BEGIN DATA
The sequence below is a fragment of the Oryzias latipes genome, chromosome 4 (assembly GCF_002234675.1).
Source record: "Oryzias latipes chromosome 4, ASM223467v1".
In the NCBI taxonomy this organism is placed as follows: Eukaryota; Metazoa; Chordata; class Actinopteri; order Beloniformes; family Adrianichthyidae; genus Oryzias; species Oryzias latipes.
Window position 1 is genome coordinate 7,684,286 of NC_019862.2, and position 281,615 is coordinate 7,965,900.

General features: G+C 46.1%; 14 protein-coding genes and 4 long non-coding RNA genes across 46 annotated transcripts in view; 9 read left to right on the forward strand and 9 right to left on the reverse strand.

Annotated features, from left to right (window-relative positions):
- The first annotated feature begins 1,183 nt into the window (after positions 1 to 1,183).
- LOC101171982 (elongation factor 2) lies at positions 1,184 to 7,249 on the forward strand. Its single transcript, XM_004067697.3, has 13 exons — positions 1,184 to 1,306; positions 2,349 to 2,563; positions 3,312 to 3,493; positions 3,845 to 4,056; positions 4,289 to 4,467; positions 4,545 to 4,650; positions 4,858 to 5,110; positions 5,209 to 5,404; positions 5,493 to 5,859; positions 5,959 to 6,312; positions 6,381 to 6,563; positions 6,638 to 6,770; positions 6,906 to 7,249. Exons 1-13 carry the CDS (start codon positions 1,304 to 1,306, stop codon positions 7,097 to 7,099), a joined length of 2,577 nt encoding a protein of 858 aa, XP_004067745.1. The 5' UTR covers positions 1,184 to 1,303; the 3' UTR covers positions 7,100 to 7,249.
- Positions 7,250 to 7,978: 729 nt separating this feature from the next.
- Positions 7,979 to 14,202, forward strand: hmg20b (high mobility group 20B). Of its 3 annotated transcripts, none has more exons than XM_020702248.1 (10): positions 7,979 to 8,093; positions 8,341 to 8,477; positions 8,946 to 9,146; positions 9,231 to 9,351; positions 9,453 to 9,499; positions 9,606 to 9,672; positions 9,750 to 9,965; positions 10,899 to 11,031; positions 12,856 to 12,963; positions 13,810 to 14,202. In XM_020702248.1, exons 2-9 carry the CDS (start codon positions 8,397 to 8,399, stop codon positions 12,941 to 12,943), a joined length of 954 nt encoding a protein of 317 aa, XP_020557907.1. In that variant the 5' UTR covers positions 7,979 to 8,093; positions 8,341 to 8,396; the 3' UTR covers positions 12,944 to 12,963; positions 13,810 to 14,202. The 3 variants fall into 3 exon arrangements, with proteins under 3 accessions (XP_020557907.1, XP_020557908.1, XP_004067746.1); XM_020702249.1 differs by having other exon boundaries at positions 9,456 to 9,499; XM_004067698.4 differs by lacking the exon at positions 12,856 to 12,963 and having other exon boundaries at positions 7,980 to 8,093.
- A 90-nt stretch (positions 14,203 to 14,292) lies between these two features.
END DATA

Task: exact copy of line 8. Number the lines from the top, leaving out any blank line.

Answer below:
- LOC101171982 (elongation factor 2) lies at positions 1,184 to 7,249 on the forward strand. Its single transcript, XM_004067697.3, has 13 exons — positions 1,184 to 1,306; positions 2,349 to 2,563; positions 3,312 to 3,493; positions 3,845 to 4,056; positions 4,289 to 4,467; positions 4,545 to 4,650; positions 4,858 to 5,110; positions 5,209 to 5,404; positions 5,493 to 5,859; positions 5,959 to 6,312; positions 6,381 to 6,563; positions 6,638 to 6,770; positions 6,906 to 7,249. Exons 1-13 carry the CDS (start codon positions 1,304 to 1,306, stop codon positions 7,097 to 7,099), a joined length of 2,577 nt encoding a protein of 858 aa, XP_004067745.1. The 5' UTR covers positions 1,184 to 1,303; the 3' UTR covers positions 7,100 to 7,249.